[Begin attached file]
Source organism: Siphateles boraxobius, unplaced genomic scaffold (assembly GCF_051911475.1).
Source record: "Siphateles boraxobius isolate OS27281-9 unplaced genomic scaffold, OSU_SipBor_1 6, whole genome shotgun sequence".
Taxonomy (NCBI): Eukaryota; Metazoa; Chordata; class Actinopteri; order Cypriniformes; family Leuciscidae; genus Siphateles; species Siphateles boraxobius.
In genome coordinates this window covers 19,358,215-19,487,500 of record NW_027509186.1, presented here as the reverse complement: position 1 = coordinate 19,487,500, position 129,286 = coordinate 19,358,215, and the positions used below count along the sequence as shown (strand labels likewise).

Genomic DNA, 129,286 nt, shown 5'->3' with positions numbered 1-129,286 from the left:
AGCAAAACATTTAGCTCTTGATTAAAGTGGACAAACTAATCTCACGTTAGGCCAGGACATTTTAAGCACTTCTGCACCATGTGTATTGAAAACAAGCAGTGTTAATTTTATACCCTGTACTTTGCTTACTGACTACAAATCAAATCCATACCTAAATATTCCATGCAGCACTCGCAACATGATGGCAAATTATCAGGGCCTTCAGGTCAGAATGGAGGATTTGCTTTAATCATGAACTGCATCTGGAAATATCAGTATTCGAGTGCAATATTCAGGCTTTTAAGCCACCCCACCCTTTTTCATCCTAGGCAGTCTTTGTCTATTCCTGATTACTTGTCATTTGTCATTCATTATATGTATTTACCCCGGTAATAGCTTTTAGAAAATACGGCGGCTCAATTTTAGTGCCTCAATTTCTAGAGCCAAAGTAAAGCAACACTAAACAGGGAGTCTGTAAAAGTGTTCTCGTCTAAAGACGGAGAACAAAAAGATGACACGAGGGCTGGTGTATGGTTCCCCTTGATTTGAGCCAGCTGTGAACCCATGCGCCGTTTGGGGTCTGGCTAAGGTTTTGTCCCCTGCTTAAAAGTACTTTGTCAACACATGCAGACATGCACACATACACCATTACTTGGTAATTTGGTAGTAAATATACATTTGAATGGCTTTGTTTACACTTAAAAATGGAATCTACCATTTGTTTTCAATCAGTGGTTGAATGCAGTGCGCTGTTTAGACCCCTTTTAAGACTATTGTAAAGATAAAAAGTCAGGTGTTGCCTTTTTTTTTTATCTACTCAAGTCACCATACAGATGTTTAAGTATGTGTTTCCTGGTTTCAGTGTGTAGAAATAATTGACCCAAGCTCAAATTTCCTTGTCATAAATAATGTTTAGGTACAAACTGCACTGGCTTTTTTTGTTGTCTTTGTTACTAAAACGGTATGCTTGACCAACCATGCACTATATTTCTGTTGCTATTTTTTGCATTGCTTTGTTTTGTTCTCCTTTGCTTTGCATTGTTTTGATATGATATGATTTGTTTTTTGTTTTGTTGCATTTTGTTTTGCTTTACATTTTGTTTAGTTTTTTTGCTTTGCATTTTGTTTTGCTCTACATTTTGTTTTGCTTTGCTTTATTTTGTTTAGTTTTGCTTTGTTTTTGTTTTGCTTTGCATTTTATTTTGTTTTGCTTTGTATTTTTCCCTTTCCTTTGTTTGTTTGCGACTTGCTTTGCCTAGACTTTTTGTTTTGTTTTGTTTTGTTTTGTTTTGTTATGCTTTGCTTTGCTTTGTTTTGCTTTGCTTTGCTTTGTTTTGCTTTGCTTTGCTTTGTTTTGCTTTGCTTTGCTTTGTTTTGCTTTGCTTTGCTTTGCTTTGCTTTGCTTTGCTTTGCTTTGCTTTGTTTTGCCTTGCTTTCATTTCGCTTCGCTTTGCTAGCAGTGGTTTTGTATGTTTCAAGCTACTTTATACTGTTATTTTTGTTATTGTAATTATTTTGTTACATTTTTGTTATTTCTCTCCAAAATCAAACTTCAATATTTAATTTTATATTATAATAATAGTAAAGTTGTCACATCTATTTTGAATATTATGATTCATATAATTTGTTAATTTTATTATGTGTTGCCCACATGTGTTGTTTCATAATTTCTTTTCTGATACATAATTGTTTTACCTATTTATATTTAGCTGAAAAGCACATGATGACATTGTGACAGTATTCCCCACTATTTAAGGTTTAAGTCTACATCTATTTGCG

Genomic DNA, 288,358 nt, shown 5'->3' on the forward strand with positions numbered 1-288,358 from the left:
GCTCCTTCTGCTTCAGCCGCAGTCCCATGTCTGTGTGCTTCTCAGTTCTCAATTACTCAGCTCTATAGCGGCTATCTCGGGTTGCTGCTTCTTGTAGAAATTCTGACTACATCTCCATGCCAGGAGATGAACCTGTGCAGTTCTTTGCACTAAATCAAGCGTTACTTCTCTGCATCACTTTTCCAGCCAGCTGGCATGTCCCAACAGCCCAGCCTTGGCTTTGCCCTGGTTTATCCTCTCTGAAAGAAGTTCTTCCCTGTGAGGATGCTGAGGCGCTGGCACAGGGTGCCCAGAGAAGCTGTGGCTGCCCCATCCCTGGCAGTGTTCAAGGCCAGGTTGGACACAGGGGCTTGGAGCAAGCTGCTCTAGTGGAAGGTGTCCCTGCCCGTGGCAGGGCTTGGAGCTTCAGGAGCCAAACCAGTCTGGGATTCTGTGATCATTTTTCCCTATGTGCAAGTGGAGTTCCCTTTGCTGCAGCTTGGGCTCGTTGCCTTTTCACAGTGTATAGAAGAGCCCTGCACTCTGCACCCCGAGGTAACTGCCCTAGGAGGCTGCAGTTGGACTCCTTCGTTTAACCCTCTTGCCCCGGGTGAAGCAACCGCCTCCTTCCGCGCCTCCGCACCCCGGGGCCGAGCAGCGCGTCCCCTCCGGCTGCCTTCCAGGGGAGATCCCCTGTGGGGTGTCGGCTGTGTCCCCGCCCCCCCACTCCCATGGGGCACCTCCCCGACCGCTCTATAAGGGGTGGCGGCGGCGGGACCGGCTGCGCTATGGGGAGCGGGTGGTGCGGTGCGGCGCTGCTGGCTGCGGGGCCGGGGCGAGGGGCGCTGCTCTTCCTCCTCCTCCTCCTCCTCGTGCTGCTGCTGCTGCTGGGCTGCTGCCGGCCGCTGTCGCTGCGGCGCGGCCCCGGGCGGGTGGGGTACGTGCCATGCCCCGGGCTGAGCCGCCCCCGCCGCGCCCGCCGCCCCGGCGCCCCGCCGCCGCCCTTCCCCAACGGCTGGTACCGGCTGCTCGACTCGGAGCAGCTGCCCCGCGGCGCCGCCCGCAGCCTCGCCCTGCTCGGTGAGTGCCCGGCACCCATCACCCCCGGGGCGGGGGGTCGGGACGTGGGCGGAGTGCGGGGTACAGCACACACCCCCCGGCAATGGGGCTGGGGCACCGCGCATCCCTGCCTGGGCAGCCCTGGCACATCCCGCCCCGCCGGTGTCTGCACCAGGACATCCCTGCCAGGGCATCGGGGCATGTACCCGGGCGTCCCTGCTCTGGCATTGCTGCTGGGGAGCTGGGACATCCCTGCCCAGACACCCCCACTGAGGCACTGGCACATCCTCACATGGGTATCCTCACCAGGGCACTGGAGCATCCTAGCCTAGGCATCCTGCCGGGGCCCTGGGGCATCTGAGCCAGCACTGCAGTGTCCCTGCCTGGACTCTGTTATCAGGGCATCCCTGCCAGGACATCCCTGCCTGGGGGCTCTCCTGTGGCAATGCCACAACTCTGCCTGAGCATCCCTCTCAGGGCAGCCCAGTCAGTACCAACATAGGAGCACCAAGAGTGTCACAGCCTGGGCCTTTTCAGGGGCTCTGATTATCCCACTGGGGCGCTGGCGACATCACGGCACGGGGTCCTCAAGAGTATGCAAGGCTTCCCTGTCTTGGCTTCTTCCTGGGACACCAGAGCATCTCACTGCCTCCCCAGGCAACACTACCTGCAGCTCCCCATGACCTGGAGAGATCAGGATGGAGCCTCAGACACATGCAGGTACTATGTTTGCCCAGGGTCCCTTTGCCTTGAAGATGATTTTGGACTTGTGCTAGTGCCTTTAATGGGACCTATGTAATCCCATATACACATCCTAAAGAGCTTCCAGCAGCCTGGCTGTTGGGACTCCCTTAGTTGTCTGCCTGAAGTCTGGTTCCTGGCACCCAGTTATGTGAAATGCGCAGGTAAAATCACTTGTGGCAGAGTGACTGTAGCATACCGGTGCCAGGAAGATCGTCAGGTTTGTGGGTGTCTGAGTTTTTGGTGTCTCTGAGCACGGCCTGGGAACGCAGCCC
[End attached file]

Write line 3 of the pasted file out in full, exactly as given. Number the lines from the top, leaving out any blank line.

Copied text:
Taxonomy (NCBI): Eukaryota; Metazoa; Chordata; class Actinopteri; order Cypriniformes; family Leuciscidae; genus Siphateles; species Siphateles boraxobius.